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- Homework Statement
- Three boxes of mass ##m_1=10\ kg##, ##m_2=5\ kg## and ##m_3= 30\ kg## are arranged as shown in the figure and move by sliding down the inclined plane (##m_3##) and one on the other (##m_1## and ##m_2##).

The dynamic friction coefficient between the case of mass ##m_3## and the inclined plane is ##\mu_{d3} =0.15## while the dynamic friction coefficient between the ##m_2## and the other two boxes is ##\mu_d = 0.10##.

Find the acceleration of the boxes and the tension of the rope assuming that the rope is ideal and the pulley of negligible mass. Assume that the plane is inclined by an angle ##\alpha= \frac{\pi}{6}## and stationary with respect to the ground and that the boxes, do not fall over but remain one on top of the other during the observation period.

- Relevant Equations
- ##\sum_{i}\vec{F}_i=m\vec{a}##, ##F_{fr}=\mu_d N##

I have drawn three free body diagrams, one for each box and then I applied Newton's Second Law after choosing a reference frame rotated clockwise by ##\alpha##, with ##x## pointing south-east and ##y## pointing north-east and I got:

##\begin{cases}m_{1x}: -T+m_1g\sin(\alpha)+F_{fr_{12}}=m_1 (-a)\\ m_{2x}: -F_{fr_{12}}+F_{fr_{23}}+m_2g\sin(\alpha)=m_2 a_2\\ m_{3x}: -T-F_{fr_{23}}-F_{fr_3}+m_3g\sin(\alpha)=m_3 a\\ m_{1y}: N_1-m_1g\cos(\alpha)=0,\ |F_{fr_{12}}|=\mu_d N_1\\ m_{2y}: N_2-N_1-m_2g\cos(\alpha)=0,\ |F_{fr_{23}}|=\mu_d N_2\\ m_{3y}: N_3-N_2-m_3g\cos(\alpha)=0,\ |F_{fr_{3}}|=\mu_{d3}N_3\end{cases} ##

where ##F_{fr_{ij}}## denotes the friction force between objects ##i## and ##j##, ##a_1=a_2=a, T_1=T_3=T## since the rope is ideal and the pulley of negligible mass.

Now, I checked my solution against that of the text I am learning from and the text says that ##F_{fr_{23}}## on ##m_2## should point to the left and on ##m_3## to the right!

It says (all other equations coinciding with mine) that for ##m_2## and ##m_3## we have:

\begin{cases}

m_{2x}: -F_{fr_{12}}-F_{fr_{23}}+m_2g\sin(\alpha)=m_2 a_2\\ m_{3x}: -T+F_{fr_{23}}-F_{fr_{12}}+m_3g\sin(\alpha)=m_3 a

\end{cases}

How is that possible? As far as I can see as soon as the system is set in motion ##m_3## should go down the inclined plane and so the friction force with ##m_2## should prevent it from sliding, isn't it? If this is not the case then it makes me question the method I have always used up to now to find the direction of the friction: I try to see where the point of contact "is trying to move to" and I know that the friction force points in the opposite direction... is there another (better) way to do this? Thanks.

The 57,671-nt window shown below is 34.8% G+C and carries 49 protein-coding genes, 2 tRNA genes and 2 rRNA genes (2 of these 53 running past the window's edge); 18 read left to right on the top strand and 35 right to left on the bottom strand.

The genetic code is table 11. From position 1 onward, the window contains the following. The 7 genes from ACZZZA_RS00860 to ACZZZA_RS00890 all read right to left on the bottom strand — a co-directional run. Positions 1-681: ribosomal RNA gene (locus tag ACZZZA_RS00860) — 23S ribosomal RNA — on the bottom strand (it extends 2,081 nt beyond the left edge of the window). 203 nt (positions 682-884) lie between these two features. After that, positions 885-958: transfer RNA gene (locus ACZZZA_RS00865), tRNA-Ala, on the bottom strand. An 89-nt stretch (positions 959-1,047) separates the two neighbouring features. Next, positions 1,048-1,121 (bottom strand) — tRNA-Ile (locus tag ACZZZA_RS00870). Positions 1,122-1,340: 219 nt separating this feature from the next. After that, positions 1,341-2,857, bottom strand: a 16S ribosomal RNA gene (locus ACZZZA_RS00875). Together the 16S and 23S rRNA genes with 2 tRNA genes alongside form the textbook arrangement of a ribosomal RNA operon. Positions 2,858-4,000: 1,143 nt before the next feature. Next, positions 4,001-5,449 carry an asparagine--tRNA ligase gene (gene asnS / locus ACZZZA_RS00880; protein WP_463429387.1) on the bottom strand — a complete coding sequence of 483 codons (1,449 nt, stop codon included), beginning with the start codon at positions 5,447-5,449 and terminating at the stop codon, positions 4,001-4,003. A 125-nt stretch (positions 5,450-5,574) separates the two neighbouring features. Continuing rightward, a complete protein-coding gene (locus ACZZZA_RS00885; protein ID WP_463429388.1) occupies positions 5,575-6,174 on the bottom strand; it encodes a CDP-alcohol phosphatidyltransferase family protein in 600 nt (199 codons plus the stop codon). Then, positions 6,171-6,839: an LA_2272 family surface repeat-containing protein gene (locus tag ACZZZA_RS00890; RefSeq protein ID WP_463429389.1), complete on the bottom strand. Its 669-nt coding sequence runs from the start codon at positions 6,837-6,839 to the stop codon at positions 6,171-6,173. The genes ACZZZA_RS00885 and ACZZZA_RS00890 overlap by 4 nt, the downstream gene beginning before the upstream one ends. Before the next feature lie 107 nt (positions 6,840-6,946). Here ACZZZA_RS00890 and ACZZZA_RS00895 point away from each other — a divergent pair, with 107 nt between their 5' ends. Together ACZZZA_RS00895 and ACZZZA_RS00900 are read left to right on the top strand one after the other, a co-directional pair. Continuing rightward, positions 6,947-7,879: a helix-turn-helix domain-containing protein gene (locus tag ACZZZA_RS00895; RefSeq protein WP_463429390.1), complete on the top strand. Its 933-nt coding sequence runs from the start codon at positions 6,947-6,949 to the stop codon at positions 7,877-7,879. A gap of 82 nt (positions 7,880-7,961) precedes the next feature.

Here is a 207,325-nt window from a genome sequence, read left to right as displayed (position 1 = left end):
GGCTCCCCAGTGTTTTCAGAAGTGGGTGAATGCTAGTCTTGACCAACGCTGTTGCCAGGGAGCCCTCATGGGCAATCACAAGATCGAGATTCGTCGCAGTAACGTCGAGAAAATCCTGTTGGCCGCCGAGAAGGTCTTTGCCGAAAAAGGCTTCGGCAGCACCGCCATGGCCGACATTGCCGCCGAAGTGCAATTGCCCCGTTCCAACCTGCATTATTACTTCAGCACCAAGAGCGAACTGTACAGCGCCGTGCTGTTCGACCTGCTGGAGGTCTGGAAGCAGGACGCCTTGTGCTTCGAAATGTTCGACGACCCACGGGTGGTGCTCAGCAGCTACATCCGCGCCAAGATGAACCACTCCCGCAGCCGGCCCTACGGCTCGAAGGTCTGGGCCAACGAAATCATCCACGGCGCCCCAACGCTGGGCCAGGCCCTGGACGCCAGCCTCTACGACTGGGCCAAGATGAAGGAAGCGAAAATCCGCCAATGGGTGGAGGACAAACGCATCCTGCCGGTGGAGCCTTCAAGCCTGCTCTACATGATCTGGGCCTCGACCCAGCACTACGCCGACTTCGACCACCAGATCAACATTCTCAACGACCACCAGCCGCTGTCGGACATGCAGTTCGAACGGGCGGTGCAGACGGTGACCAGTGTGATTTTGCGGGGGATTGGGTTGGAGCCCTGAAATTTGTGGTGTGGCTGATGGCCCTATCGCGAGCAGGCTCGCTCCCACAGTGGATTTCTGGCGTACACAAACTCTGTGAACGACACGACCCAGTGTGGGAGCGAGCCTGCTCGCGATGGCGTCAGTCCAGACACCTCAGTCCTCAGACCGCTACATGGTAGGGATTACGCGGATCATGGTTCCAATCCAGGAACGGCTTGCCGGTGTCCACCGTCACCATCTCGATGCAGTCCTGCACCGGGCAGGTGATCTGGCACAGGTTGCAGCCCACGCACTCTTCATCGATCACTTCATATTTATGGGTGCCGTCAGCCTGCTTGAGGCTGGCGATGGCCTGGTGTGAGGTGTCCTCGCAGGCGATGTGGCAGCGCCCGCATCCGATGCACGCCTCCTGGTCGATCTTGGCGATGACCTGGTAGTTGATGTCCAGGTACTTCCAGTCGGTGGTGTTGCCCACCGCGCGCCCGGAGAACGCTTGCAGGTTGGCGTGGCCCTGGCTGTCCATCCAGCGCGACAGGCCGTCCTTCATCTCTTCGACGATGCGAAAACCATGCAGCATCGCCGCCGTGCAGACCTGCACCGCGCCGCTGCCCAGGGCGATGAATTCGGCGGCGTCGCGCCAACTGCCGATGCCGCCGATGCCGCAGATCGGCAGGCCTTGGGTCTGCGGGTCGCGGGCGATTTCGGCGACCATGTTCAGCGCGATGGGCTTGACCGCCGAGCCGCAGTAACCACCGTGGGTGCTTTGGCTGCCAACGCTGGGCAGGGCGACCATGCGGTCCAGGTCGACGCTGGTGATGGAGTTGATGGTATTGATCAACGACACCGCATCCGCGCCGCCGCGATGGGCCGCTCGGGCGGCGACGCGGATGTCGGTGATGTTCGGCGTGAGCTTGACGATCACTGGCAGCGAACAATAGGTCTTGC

##\begin{cases}m_{1x}: -T+m_1g\sin(\alpha)+F_{fr_{12}}=m_1 (-a)\\ m_{2x}: -F_{fr_{12}}+F_{fr_{23}}+m_2g\sin(\alpha)=m_2 a_2\\ m_{3x}: -T-F_{fr_{23}}-F_{fr_3}+m_3g\sin(\alpha)=m_3 a\\ m_{1y}: N_1-m_1g\cos(\alpha)=0,\ |F_{fr_{12}}|=\mu_d N_1\\ m_{2y}: N_2-N_1-m_2g\cos(\alpha)=0,\ |F_{fr_{23}}|=\mu_d N_2\\ m_{3y}: N_3-N_2-m_3g\cos(\alpha)=0,\ |F_{fr_{3}}|=\mu_{d3}N_3\end{cases} ##

where ##F_{fr_{ij}}## denotes the friction force between objects ##i## and ##j##, ##a_1=a_2=a, T_1=T_3=T## since the rope is ideal and the pulley of negligible mass.

Now, I checked my solution against that of the text I am learning from and the text says that ##F_{fr_{23}}## on ##m_2## should point to the left and on ##m_3## to the right!

It says (all other equations coinciding with mine) that for ##m_2## and ##m_3## we have:

\begin{cases}

m_{2x}: -F_{fr_{12}}-F_{fr_{23}}+m_2g\sin(\alpha)=m_2 a_2\\ m_{3x}: -T+F_{fr_{23}}-F_{fr_{12}}+m_3g\sin(\alpha)=m_3 a

\end{cases}

How is that possible? As far as I can see as soon as the system is set in motion ##m_3## should go down the inclined plane and so the friction force with ##m_2## should prevent it from sliding, isn't it? If this is not the case then it makes me question the method I have always used up to now to find the direction of the friction: I try to see where the point of contact "is trying to move to" and I know that the friction force points in the opposite direction... is there another (better) way to do this? Thanks.

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